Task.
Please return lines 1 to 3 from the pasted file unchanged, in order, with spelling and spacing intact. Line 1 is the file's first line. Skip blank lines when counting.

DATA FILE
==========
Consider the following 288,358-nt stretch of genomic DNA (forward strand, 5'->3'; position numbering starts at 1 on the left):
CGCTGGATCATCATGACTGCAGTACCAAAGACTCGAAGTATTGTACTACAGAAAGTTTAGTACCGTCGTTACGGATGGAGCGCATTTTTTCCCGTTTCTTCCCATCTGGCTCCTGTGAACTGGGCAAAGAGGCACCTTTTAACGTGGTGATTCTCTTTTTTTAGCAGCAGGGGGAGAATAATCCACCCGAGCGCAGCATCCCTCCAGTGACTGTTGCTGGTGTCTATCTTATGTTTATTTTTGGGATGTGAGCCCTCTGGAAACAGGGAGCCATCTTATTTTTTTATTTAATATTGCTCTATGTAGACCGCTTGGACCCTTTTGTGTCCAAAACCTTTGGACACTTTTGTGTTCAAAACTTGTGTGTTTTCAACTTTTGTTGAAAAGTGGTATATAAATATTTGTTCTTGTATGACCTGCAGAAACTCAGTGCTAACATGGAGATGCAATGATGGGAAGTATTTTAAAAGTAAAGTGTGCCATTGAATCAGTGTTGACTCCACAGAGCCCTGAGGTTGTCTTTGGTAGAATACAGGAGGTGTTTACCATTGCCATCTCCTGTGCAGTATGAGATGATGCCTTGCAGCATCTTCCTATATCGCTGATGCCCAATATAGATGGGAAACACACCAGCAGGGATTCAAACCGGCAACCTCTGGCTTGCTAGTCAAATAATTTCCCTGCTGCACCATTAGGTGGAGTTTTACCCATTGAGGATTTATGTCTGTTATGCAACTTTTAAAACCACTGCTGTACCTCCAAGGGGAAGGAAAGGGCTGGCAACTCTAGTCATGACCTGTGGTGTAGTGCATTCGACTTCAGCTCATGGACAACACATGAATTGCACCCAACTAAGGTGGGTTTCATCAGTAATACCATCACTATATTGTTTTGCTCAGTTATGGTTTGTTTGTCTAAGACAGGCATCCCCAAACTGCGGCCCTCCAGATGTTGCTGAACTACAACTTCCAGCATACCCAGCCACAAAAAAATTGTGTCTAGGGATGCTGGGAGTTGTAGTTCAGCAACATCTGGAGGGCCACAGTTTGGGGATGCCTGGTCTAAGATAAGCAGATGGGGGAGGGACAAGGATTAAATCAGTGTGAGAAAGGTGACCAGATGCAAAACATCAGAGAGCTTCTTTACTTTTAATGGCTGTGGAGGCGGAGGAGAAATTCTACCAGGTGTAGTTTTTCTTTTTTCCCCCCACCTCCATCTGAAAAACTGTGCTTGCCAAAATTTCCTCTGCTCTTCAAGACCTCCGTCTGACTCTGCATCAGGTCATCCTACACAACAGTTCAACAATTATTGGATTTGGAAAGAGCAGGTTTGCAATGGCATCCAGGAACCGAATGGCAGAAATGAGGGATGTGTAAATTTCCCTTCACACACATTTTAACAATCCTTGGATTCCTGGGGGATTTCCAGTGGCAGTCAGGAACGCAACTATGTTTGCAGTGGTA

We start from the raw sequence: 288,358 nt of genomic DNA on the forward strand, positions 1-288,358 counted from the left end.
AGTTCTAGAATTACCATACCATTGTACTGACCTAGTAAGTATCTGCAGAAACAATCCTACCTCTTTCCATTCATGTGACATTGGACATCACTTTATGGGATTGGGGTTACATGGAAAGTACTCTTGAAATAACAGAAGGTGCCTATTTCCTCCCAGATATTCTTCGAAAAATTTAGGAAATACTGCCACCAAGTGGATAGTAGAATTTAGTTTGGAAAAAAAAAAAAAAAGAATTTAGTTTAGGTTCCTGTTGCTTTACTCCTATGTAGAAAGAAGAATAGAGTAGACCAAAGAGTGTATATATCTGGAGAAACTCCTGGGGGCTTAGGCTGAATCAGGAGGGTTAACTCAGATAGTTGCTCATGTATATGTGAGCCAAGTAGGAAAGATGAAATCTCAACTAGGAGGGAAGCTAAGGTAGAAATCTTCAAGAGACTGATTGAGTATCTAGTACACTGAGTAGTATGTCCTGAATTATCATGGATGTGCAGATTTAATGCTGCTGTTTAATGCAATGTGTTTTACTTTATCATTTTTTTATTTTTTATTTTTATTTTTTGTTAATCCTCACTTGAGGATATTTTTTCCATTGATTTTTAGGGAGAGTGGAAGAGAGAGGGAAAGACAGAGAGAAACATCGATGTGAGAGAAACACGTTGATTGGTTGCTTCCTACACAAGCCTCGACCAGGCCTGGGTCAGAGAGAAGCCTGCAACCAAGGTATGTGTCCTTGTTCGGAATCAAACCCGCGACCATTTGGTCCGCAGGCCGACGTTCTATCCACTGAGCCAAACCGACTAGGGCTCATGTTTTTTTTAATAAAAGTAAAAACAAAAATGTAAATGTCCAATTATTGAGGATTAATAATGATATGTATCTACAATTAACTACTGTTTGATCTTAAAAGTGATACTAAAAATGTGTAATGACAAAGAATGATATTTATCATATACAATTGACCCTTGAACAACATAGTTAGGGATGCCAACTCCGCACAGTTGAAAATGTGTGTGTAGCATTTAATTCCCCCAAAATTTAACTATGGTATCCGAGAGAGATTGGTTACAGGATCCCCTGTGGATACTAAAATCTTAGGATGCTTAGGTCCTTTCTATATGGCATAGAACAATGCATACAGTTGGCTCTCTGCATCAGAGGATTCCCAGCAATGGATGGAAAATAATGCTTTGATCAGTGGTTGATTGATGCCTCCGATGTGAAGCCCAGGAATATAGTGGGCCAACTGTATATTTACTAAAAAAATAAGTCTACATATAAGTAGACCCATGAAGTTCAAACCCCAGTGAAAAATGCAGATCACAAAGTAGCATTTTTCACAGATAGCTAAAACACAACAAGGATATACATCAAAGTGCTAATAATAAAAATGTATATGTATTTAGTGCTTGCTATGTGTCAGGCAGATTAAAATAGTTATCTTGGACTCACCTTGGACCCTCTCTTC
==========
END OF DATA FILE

Consider the following 288,358-nt stretch of genomic DNA (forward strand, 5'->3'; position numbering starts at 1 on the left):
CGCTGGATCATCATGACTGCAGTACCAAAGACTCGAAGTATTGTACTACAGAAAGTTTAGTACCGTCGTTACGGATGGAGCGCATTTTTTCCCGTTTCTTCCCATCTGGCTCCTGTGAACTGGGCAAAGAGGCACCTTTTAACGTGGTGATTCTCTTTTTTTAGCAGCAGGGGGAGAATAATCCACCCGAGCGCAGCATCCCTCCAGTGACTGTTGCTGGTGTCTATCTTATGTTTATTTTTGGGATGTGAGCCCTCTGGAAACAGGGAGCCATCTTATTTTTTTATTTAATATTGCTCTATGTAGACCGCTTGGACCCTTTTGTGTCCAAAACCTTTGGACACTTTTGTGTTCAAAACTTGTGTGTTTTCAACTTTTGTTGAAAAGTGGTATATAAATATTTGTTCTTGTATGACCTGCAGAAACTCAGTGCTAACATGGAGATGCAATGATGGGAAGTATTTTAAAAGTAAAGTGTGCCATTGAATCAGTGTTGACTCCACAGAGCCCTGAGGTTGTCTTTGGTAGAATACAGGAGGTGTTTACCATTGCCATCTCCTGTGCAGTATGAGATGATGCCTTGCAGCATCTTCCTATATCGCTGATGCCCAATATAGATGGGAAACACACCAGCAGGGATTCAAACCGGCAACCTCTGGCTTGCTAGTCAAATAATTTCCCTGCTGCACCATTAGGTGGAGTTTTACCCATTGAGGATTTATGTCTGTTATGCAACTTTTAAAACCACTGCTGTACCTCCAAGGGGAAGGAAAGGGCTGGCAACTCTAGTCATGACCTGTGGTGTAGTGCATTCGACTTCAGCTCATGGACAACACATGAATTGCACCCAACTAAGGTGGGTTTCATCAGTAATACCATCACTATATTGTTTTGCTCAGTTATGGTTTGTTTGTCTAAGACAGGCATCCCCAAACTGCGGCCCTCCAGATGTTGCTGAACTACAACTTCCAGCATACCCAGCCACAAAAAAATTGTGTCTAGGGATGCTGGGAGTTGTAGTTCAGCAACATCTGGAGGGCCACAGTTTGGGGATGCCTGGTCTAAGATAAGCAGATGGGGGAGGGACAAGGATTAAATCAGTGTGAGAAAGGTGACCAGATGCAAAACATCAGAGAGCTTCTTTACTTTTAATGGCTGTGGAGGCGGAGGAGAAATTCTACCAGGTGTAGTTTTTCTTTTTTCCCCCCACCTCCATCTGAAAAACTGTGCTTGCCAAAATTTCCTCTGCTCTTCAAGACCTCCGTCTGACTCTGCATCAGGTCATCCTACACAACAGTTCAACAATTATTGGATTTGGAAAGAGCAGGTTTGCAATGGCATCCAGGAACCGAATGGCAGAAATGAGGGATGTGTAAATTTCCCTTCACACACATTTTAACAATCCTTGGATTCCTGGGGGATTTCCAGTGGCAGTCAGGAACGCAACTATGTTTGCAGTGGTA

We start from the raw sequence: 288,358 nt of genomic DNA on the forward strand, positions 1-288,358 counted from the left end.